Hydrogen Adsorption in Ultramicroporous Metal-organic Frameworks Possessing Silent Open Metal Sites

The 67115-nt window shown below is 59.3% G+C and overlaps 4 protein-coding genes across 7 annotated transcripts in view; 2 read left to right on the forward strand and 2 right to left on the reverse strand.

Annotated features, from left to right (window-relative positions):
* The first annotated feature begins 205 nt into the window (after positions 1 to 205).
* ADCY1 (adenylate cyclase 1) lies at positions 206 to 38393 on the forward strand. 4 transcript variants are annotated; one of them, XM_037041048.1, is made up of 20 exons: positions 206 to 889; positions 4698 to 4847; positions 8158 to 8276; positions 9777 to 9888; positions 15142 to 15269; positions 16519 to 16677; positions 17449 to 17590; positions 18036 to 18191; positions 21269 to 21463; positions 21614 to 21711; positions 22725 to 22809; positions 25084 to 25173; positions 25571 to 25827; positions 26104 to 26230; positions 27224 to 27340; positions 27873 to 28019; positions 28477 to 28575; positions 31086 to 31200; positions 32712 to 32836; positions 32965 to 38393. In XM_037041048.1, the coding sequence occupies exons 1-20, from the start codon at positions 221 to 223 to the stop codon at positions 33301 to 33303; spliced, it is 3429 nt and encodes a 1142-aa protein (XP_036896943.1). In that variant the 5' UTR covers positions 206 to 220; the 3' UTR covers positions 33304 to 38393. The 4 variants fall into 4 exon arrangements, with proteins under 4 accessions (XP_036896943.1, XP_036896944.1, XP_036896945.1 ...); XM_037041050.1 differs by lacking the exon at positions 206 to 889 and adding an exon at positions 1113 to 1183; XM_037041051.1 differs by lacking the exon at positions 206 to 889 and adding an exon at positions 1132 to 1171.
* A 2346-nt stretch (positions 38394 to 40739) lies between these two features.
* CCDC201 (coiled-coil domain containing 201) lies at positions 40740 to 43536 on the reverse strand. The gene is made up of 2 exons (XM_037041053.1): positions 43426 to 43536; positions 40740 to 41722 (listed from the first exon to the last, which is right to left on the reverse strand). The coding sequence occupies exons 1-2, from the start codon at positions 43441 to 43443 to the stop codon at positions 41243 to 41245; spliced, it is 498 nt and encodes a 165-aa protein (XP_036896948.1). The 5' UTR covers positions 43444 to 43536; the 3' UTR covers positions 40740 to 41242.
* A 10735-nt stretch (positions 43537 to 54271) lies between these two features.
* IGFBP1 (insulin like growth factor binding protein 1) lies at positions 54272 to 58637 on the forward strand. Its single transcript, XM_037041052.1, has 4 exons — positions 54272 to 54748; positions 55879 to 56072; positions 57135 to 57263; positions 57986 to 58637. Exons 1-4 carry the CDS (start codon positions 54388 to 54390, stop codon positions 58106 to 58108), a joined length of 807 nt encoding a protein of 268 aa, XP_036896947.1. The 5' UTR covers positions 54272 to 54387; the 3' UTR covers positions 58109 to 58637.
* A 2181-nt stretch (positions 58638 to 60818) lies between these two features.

Herein, we report the use of an ultramicroporous (pore size <0.7 nm) metal-organic framework (MOF), [Ni3(pzdc)2(ade)2(H2O)4]2.18H2O (H3pzdc: pyrazole-3,5-dicarboxylic acid, ade: adenine), for hydrogen (H2) adsorption. Upon activation, [Ni3(pzdc)2(ade)2] was generated, and in situ carbon monoxide loading transmission infrared spectroscopy revealed that open Ni(II) sites could be generated. The MOF displayed a Brunauer-Emmett-Teller (BET) surface area of 160 m2/g. Hydrogen adsorption collected on this MOF at 77 K revealed a steep uptake at low pressure, and H2 uptake saturation was achieved at 0.15 bar. The affinity of this MOF for H2 is 9.7 1.0 kJ/mol. An interplay of in situ H2 loading experiments and computations confirmed that H2 does not bind to the open Ni(II) sites of the MOF, and the observed high affinity of the MOF for H2 is mainly attributed to its narrow pore size. To shed light on the impact of ultramicropores on H2 uptake, we experimentally compared the H2 uptake per surface area unit as a function of the pore size of other ultramicroporous, microporous, and mesoporous MOFs. Our results showcase that ultramicropores contribute the most to H2 uptake, and the size, shape, and functionality of our MOF are ideal and can be used as guiding principles for the design and synthesis of novel adsorbents for efficient H2 storage and delivery.